This package was broadcast on Radio Port Phillip in April, 2012. It was also submitted for assessment at Monash University.

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PRESENTER: The recommendation for a new body to regulate the Australian news media is not necessarily the best way to go for broadcasting, according to a key figure in community radio.

The activities of all Australian news media could come under the regulation of a News Media Council if the government accepts the recommendation from an independent inquiry into media regulation.

The inquiry, chaired by former federal court judge Ray Finkelstein QC, was set up by the Australian federal government in the wake of the UK phone-hacking scandal.

Community radio veteran Adrian Basso says the recommendations in the final report, released last month, leave many questions unanswered.

Toni Brient reports.


TONI BRIENT: Current broadcast and online regulator, the Australian Communications and Media Authority, or ACMA, is “cumbersome and slow” in addressing complaints.

It needs a wider jurisdiction to operate in and increased powers to enforce its rulings.

These are some of Finkelstein’s findings during the media inquiry, which began in September last year.

They’re also some of the reasons he has suggested that a new body be introduced to regulate the entire Australian news media – across mediums.

But not everybody agrees with these changes.

Adrian Basso is the President of the Community Broadcasting Association of Australia’s Board of Directors, and General Manager of Melbourne community radio station PBS.

He disagrees with the report’s finding that ACMA has failed to properly regulate the broadcast media.

ADRIAN BASSO: I would say that we are regulated, and that we’re heavily regulated.  There’s certain things that we can and can’t do. 

We’ve got a, you know, a legislation, which is the Broadcast Services Act, so it’s not the Code of Practice, it’s written down in law of the things that we can and can’t do.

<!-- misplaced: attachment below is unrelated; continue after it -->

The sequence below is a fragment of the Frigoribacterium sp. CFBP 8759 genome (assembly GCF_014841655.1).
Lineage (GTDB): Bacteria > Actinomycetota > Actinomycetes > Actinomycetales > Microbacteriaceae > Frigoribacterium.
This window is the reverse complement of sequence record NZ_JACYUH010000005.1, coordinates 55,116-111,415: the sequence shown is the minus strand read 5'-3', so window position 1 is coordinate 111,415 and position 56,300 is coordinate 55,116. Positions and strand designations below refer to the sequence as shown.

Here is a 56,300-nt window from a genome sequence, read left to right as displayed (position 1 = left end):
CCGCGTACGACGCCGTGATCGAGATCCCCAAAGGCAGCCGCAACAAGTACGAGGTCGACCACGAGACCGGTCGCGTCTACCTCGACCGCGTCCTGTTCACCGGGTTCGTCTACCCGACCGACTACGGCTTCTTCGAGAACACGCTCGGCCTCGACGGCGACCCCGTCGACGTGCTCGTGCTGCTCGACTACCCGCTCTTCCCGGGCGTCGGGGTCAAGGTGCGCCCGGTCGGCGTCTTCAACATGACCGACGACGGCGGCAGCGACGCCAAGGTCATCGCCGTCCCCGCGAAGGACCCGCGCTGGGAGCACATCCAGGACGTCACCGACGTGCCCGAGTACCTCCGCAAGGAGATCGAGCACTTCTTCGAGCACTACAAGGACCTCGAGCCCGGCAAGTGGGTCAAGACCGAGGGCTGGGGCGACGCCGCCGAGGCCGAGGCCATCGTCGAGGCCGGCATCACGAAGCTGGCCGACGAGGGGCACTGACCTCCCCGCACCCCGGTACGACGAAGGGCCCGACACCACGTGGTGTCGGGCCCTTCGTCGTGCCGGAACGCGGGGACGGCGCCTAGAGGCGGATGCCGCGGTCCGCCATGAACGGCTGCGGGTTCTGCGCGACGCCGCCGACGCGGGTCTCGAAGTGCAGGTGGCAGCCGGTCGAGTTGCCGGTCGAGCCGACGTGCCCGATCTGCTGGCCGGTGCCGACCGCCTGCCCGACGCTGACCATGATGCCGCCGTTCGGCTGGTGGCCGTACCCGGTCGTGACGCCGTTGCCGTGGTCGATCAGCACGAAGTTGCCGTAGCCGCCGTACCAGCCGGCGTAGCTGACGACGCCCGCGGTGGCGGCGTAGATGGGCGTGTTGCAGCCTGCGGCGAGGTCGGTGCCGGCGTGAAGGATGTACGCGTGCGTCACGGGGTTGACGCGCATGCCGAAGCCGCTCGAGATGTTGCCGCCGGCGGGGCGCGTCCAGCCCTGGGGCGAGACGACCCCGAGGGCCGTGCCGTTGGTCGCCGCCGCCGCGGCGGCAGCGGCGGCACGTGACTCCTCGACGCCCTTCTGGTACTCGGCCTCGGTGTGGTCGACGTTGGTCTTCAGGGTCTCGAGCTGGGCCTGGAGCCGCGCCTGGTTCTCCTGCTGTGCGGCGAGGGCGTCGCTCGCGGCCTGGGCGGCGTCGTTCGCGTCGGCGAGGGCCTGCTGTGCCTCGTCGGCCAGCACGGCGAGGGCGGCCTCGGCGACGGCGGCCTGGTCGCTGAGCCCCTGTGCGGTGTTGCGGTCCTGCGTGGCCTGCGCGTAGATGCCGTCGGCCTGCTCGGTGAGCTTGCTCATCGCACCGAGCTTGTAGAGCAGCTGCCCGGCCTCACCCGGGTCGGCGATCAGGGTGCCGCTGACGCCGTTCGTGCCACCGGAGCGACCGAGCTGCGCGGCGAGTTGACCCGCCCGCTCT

And the code of practice, you know, touches on those things and more activity.

TONI BRIENT: He says the issuing of licenses for broadcast media outlets is the best form of regulation available – and one that is not accessible to print media.

ADRIAN BASSO: You can lose your license, and then you can stop broadcasting, so I think there’s a lot more at stake. 

You know, what does print – they don't lose anything.  They get a slap on the wrist, if that.

TONI BRIENT: The fundamental differences between the mediums, he says, mean that they should be regulated separately.

ADRIAN BASSO: They’re able to regulate us because the government owns the spectrum, and they license that spectrum and whether it’s FM, AM or digital radio, and whether it’s TV or radio, they have that ability.

I don't know what ability they have with print; you don’t need a license to start a magazine or a newspaper, or the same with online, so they’d have to grapple with that.

TONI BRIENT: Among the proposed News Media Council’s roles would be the adjudication of complaints.

The council would be able to force media outlets to publish or broadcast corrections and rights of reply from complainants.

Mr Basso says this could be a difficult task.

ADRIAN BASSO: It would have to have a lot more teeth.  I think it would be extremely hard.

 I really don't know how they’d do it, because ACMA has way more teeth than the Press Council and people still get away with stuff.

 You’d have to really ramp it up, and then to what end?

TONI BRIENT: According to Mr Basso, this inquiry has sparked a healthy debate about Australia’s news media landscape. 

However, he believes we should accept the report as a platform for more discussion, rather than a final decision about media regulation.

ADRIAN BASSO: You know, I think it’s a good conversation to have in the community about, you  know, when people over-step the mark, and maybe there’s no check on that. 

I’m not sure – this is all quite, still spectulative. 

We’ve had a report, and it’s, you know, 500 pages or so long, but it what whipped together pretty quickly.

 It was also done by, you know, limited resources, as far as one person doing it.

I honestly don't think it’s, you know, a lot of the things that have been presented will be adopted. 

At best they might be able to beef up the current regime.


PRESENTER: Adrian Basso ending that report by Toni Brient.